The countless hours of practice has led to this moment. With their shoulders drawn back, arms flexed and nimble feet, they are ready. Now, it’s their time to shine.
Crestar School Of Dance Singapore Competition
Besides organizing oversea trips and dance concerts for students, Crestar School of Dance (CSD) also holds a competition bi-annually for students across different age and genre, to come together to showcase their talents.
Into its 3rd year, the competition held on 10th July drew a total of 248 students from all CSD branches, with participants from as young as 4 years old to above 16 years old. The competition was divided into two dance categories – Classical and Freestyle; with solo, duo, trio and group performances. The panel of judges consisted of Ms Cheah Mei Sing, Head of Faculty of Dance at School of The Arts Singapore (SOTA), Mr Chen Wei, Singapore Dance Theatre Instructor and Ms Ong Long, Senior Teacher at Singapore Ballet Academy.
Each routine was carefully choreographed by the respective participating center dance instructor, to fully showcase each student’s grace and showmanship potential on stage. The classical choreography for the older age group highlighted the higher level of dance dexterity, with students performing more challenging moves and ending their routines with continuous Pique turns on pointe and Grand Jete (split jump).
While the classical component brought out the students’ discipline, grace, strength and poise, the freestyle element in the competition brought out their spirit and individuality. In this segment, students were no longer confined to the technicalities of ballet, they were able to express themselves through other genres. From the raw, emotive contemporary style, to the “you-can’t-beat-me-down” attitude and sass of Hip-hop, the dancers’ personality, energy and attitude shone through as they grooved to beat.
The freestyle segment also saw a fusion of dance genres. In one of the routines (16 years old and above category), students decked in sleek black shiny jackets rocked the stage to the tunes of a popular K-Pop song; popping and locking while on pointe in their ballet shoes.
Another highlight that added variety and imagination to the competition was the clever use of props and costumes. In one of the classical routines for the 7 to 11-year-old age group, girls in black capes and tutus wielded their wands and danced around a pumpkin cauldron to the magical soundtrack of ‘Harry Potter’.
In the youngest age group (4 – 6 years old), little ballerinas used their umbrellas to shelter them from the ‘rain’, while another routine saw students carrying pink balloons; evoking a whimsical and dreamy feel of slumberland.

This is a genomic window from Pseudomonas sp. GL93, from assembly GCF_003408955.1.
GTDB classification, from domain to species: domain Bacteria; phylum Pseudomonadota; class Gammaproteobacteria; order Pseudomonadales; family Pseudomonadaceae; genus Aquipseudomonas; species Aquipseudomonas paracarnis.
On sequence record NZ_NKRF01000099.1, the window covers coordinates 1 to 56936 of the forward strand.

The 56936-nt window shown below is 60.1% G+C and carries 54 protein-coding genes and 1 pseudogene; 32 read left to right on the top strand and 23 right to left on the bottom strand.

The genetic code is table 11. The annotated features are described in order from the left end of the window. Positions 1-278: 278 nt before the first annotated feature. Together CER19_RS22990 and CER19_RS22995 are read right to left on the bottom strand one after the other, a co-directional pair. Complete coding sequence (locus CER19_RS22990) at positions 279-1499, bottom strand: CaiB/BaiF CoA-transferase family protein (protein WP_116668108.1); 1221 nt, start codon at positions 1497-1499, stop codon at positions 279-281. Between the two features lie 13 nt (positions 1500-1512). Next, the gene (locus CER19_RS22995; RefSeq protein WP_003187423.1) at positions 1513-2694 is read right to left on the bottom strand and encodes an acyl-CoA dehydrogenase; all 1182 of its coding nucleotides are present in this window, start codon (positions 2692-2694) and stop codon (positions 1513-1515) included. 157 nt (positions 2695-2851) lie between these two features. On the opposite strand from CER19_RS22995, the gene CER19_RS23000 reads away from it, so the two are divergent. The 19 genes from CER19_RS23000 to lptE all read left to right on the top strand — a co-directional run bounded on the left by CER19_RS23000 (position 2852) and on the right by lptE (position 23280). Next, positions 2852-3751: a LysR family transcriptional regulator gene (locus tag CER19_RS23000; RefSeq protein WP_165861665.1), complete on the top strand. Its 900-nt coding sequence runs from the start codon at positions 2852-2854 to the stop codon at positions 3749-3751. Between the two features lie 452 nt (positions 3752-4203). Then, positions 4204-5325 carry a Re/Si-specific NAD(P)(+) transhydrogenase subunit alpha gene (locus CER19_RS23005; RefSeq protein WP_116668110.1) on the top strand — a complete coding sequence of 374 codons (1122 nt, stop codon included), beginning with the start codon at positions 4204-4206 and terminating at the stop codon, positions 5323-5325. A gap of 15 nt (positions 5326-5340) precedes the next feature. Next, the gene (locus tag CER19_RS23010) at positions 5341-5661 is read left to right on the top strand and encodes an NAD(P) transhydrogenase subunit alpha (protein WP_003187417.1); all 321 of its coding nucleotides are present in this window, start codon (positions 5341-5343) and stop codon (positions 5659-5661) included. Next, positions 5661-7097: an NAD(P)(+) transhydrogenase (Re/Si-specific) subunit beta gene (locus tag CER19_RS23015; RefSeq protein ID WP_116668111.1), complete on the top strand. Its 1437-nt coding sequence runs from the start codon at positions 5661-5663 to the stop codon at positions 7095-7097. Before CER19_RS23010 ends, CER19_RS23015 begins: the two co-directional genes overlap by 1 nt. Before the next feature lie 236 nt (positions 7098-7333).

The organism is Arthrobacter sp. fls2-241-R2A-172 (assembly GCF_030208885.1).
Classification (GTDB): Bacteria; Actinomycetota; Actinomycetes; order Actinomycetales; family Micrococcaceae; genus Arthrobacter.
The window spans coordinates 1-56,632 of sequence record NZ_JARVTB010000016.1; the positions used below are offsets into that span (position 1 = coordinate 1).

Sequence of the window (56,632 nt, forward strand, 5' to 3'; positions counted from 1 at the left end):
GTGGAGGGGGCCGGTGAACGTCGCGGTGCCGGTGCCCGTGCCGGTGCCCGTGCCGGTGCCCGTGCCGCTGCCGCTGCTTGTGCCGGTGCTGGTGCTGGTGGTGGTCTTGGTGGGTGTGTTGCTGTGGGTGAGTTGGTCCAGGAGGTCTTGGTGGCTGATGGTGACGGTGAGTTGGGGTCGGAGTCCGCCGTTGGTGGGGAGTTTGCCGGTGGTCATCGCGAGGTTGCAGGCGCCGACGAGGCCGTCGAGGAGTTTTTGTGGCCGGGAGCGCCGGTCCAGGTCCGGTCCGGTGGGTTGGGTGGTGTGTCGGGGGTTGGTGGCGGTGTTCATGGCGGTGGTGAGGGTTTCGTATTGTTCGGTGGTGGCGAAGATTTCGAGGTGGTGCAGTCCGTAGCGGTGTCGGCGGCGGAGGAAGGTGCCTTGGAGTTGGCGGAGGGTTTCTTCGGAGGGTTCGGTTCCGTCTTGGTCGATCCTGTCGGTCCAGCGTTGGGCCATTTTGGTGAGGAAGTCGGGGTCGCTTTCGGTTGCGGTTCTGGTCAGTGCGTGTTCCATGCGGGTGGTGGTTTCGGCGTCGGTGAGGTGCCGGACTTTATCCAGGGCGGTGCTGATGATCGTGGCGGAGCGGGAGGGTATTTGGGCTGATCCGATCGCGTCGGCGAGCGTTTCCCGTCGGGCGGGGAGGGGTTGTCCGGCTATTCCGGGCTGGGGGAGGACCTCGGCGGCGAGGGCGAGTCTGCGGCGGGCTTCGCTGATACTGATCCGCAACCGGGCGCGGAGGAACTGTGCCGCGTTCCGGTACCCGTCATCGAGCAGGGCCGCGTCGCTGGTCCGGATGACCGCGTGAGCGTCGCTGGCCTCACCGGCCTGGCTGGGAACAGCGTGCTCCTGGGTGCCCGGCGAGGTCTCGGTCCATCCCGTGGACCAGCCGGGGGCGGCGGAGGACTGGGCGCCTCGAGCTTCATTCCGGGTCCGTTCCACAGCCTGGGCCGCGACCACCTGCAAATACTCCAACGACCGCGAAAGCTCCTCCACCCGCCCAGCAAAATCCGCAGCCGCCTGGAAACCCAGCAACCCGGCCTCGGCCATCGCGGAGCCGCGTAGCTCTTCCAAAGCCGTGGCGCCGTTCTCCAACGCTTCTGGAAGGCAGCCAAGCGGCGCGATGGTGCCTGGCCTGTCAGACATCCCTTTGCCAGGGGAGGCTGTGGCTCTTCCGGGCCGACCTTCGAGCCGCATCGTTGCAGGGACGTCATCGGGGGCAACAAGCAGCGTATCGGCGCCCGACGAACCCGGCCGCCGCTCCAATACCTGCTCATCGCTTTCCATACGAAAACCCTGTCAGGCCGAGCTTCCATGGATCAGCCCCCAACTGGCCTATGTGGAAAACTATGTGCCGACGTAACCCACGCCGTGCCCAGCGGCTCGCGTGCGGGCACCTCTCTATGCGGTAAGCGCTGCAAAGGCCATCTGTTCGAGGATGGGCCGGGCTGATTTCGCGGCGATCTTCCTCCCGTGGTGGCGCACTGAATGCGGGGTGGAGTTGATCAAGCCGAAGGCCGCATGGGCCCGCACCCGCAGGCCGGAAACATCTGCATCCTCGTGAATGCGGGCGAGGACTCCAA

How much preparation does one need in order to perfect a 1-minute dance routine?
For 16-year-old Kaomi Chow, she practiced five times a week for her solo performance with each session lasting two hours long. For her duo performance, she practiced twice a week with her partner. Kaomi, who has also taken part in the past two competitions, shared her biggest learning point was sustaining her physical and mental strength before and during the competition. “I became physically stronger by building stamina from practice… I tried not to give myself pressure by watching the other competitors dancing on stage,” said the teenager, who has been dancing ballet for thirteen years.
Kaomi’s mother, Toyota Saori, believes this experience not only taught her daughter how to manage pressure better, it has also made her more self-assured. “Her solo piece was demanding in both the technical and expressive aspects. When she successfully performed the difficult steps on stage which she was unable to do so previously, it strengthened her self-confidence.”
Mother Joey Chua was pleasantly surprised and excited when she found out her 9-year-old daughter, Nicole Tan, was selected to participate in the competition solo classical category. “Overall, I think she did very well despite her anxiousness and nervousness. Nicole told me she enjoyed performing on stage and learnt to keep her smile throughout her routine. More importantly, the competition brought her closer to her dance friends and teachers at Crestar.
For Nicole, the experience not only gave her a confidence boost, but it also taught her how to manage her fear of stage fright. Nicole, who has been dancing ballet for five and a half years explains, “My biggest fear was dancing in front of so many people. I overcame it by taking deep breaths before going on stage and doing my best to enjoy being on the stage.”
Although the school’s core is in classical ballet, it has expanded its repertoire to include Jazz, Contemporary, Hip Hop, Modern Theatre, Chinese Dance, Rhythmic Gymnastics and Belly Dance. This diversity of dance allows students to expand their horizons and allows them to experiment with other styles of dance, further honing their craft and creative expression.
Whether it’s perfecting those split jumps and tight turns in classical ballet, or cranking, popping and locking to a hip-hop beat, Crestar School of Dance nurtures every student’s beat, step, and leap.
Started as a dance department under Yamaha Music School Singapore in 1977, CSD has grown to become one of the largest private dance schools in Singapore. For more details on their dance program, go to Crestar School of Dance/span>.
Photos courtesy of Crestar School of Dance.
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